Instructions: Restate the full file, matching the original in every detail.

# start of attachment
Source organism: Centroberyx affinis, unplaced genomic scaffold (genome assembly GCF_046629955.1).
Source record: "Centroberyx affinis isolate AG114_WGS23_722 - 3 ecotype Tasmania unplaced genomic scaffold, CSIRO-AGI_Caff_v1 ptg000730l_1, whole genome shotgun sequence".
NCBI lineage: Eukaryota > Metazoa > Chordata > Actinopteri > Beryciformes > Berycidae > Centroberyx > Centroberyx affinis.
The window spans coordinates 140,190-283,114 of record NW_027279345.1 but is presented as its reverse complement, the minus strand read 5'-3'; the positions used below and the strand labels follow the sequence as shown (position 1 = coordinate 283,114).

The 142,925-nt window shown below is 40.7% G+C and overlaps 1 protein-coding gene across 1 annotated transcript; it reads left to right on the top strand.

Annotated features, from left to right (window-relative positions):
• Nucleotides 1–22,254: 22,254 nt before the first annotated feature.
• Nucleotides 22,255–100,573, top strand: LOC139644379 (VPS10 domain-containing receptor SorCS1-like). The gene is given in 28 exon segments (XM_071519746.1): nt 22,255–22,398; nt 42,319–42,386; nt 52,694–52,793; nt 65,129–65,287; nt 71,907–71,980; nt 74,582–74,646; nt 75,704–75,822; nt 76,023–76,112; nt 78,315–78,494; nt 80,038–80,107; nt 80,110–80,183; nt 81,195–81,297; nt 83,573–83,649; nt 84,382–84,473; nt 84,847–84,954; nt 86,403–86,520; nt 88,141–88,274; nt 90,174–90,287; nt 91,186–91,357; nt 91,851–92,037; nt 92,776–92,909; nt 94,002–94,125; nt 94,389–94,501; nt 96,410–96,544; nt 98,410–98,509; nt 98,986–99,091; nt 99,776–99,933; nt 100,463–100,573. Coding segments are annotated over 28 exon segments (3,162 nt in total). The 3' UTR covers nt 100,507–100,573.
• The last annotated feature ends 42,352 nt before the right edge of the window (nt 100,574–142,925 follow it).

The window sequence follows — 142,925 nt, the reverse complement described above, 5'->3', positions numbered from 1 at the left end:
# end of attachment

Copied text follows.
Source organism: Centroberyx affinis, unplaced genomic scaffold (genome assembly GCF_046629955.1).
Source record: "Centroberyx affinis isolate AG114_WGS23_722 - 3 ecotype Tasmania unplaced genomic scaffold, CSIRO-AGI_Caff_v1 ptg000730l_1, whole genome shotgun sequence".
NCBI lineage: Eukaryota > Metazoa > Chordata > Actinopteri > Beryciformes > Berycidae > Centroberyx > Centroberyx affinis.
The window spans coordinates 140,190-283,114 of record NW_027279345.1 but is presented as its reverse complement, the minus strand read 5'-3'; the positions used below and the strand labels follow the sequence as shown (position 1 = coordinate 283,114).

The 142,925-nt window shown below is 40.7% G+C and overlaps 1 protein-coding gene across 1 annotated transcript; it reads left to right on the top strand.

Annotated features, from left to right (window-relative positions):
• Nucleotides 1–22,254: 22,254 nt before the first annotated feature.
• Nucleotides 22,255–100,573, top strand: LOC139644379 (VPS10 domain-containing receptor SorCS1-like). The gene is given in 28 exon segments (XM_071519746.1): nt 22,255–22,398; nt 42,319–42,386; nt 52,694–52,793; nt 65,129–65,287; nt 71,907–71,980; nt 74,582–74,646; nt 75,704–75,822; nt 76,023–76,112; nt 78,315–78,494; nt 80,038–80,107; nt 80,110–80,183; nt 81,195–81,297; nt 83,573–83,649; nt 84,382–84,473; nt 84,847–84,954; nt 86,403–86,520; nt 88,141–88,274; nt 90,174–90,287; nt 91,186–91,357; nt 91,851–92,037; nt 92,776–92,909; nt 94,002–94,125; nt 94,389–94,501; nt 96,410–96,544; nt 98,410–98,509; nt 98,986–99,091; nt 99,776–99,933; nt 100,463–100,573. Coding segments are annotated over 28 exon segments (3,162 nt in total). The 3' UTR covers nt 100,507–100,573.
• The last annotated feature ends 42,352 nt before the right edge of the window (nt 100,574–142,925 follow it).

The window sequence follows — 142,925 nt, the reverse complement described above, 5'->3', positions numbered from 1 at the left end: